203642 Navigating life: Community perceptions of MCH

Monday, November 9, 2009

Christina Compher, MHS , United South and Eastern Tribes, Nashville, TN
Katsi Cook, Aboriginal Midwi , United South and Eastern Tribes, Nashville, TN
Nichole Blackfox , United South and Eastern Tribes, Nashville, TN
Christy Duke, MPH , United South and Eastern Tribes, Nashville, TN
Introduction: This project sought to gather community perceptions of Maternal and Child Health (MCH) related issues. Given the strong social and familial interconnectedness of these Native communities, MCH must necessarily be viewed within the context of the entire community.

Methods: An advising consortium developed potential focus group questions. Each community formed a local planning team that reviewed potential questions for relevance, significance, and cultural congruency. Key health staff were interviewed to gain understanding of local realities. Three focus groups were held in each community, one with mothers, one with fathers, and one with grandparents. Focus group participants were asked semi-structured questions with an American Indian interviewer. In a few cases, one-on-one interviews were conducted with persons who were unable to participate in focus groups. Thematic analysis was conducted using Atlas TI software.

Results: Although the communities that participated were culturally different from one another, there were universal themes. Focus group participants overwhelmingly longed for parental, community, and peer guidance around such life trajectory issues such as sexuality, breastfeeding, parenting, culture, etc. However, participants felt that their communities were uniquely placed to provide this support due to the kinship, clanship and social networks that define their communities. They also expressed the need for community action around issues, instead of third party program planning placed on top of the community. Potential future interventions should be developed by community members, and positioned within the context of the larger community.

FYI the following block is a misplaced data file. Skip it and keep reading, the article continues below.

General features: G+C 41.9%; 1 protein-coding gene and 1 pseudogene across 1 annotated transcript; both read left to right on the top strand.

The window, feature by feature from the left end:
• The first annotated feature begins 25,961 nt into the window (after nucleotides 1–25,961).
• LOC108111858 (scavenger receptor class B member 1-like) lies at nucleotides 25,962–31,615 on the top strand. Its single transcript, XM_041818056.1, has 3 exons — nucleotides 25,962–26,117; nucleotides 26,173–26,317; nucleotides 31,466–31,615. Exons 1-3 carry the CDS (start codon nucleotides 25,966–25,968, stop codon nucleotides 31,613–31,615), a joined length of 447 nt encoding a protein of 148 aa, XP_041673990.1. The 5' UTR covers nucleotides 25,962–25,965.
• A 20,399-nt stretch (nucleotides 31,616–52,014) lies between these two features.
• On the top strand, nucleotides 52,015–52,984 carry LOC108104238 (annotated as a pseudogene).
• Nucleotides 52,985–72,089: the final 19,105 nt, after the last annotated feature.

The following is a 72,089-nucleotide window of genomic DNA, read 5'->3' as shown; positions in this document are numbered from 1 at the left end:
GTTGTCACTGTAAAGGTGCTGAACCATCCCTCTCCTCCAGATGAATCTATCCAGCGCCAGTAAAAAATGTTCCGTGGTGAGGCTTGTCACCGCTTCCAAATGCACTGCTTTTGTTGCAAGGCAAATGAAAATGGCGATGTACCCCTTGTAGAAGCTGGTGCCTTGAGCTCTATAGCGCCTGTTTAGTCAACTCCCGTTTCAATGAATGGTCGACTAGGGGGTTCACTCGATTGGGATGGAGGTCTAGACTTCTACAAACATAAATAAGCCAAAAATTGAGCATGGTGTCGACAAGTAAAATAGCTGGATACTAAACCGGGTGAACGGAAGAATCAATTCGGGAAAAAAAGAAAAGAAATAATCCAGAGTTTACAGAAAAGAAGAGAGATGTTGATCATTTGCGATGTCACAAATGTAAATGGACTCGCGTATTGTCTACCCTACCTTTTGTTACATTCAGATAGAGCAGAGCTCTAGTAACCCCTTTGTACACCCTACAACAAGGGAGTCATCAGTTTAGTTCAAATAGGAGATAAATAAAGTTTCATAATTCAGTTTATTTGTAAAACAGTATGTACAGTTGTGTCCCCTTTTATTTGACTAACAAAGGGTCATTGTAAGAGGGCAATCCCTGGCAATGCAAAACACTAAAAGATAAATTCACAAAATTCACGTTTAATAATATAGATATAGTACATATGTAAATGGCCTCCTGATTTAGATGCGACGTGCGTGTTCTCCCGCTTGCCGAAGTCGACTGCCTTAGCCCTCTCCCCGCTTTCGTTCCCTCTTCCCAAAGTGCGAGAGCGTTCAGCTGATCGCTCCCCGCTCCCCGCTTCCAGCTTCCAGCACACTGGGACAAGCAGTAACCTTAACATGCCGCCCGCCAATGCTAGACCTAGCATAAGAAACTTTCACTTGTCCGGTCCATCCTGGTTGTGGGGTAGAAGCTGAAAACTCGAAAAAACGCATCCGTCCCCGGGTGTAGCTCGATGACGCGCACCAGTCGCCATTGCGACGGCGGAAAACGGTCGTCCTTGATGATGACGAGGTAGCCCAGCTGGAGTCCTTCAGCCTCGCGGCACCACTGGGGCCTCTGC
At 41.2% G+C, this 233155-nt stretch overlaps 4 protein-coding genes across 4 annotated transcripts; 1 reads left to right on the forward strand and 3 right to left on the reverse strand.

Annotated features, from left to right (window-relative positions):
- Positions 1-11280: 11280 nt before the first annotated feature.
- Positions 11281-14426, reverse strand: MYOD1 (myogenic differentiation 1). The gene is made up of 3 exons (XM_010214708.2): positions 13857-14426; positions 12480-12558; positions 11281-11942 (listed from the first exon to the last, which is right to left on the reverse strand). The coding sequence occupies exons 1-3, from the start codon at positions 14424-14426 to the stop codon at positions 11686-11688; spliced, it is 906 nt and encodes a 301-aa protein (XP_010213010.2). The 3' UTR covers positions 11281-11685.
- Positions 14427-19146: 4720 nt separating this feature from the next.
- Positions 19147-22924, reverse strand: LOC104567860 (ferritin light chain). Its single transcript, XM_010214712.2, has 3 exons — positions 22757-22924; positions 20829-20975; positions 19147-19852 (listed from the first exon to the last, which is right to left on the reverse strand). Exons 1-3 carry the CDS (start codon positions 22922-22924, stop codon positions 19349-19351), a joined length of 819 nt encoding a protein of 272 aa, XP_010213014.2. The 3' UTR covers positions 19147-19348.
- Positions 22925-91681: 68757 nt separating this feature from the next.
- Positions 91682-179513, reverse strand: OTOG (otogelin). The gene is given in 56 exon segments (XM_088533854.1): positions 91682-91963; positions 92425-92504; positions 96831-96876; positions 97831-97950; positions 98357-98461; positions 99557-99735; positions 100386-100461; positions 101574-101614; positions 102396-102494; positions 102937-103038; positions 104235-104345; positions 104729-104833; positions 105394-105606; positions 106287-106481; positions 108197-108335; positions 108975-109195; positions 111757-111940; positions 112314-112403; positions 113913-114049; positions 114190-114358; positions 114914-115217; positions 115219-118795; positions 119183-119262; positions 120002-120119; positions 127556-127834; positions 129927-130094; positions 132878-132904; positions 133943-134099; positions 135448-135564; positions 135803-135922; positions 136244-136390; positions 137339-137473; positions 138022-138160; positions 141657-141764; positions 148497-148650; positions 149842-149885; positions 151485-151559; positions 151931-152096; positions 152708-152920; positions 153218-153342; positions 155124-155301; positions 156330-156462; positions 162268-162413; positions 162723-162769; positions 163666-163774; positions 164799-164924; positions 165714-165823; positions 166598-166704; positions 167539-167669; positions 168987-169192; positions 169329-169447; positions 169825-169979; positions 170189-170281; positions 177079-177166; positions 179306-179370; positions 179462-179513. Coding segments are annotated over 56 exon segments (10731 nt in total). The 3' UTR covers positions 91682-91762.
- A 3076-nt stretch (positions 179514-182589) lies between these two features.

Learning Objectives:
List 3 aspects of Maternal and Child Health that are most relevant to Tribal community members. Discuss methods of knowledge seeking among the current generation of young mothers. Discuss the need for more guidance around sexual decision making among young adults.

Keywords: Maternal and Child Health, Community Response

Presenting author's disclosure statement:

Qualified on the content I am responsible for because: MSH, John Hopkins University, with experience in qualitative methods.
Any relevant financial relationships? No

I agree to comply with the American Public Health Association Conflict of Interest and Commercial Support Guidelines, and to disclose to the participants any off-label or experimental uses of a commercial product or service discussed in my presentation.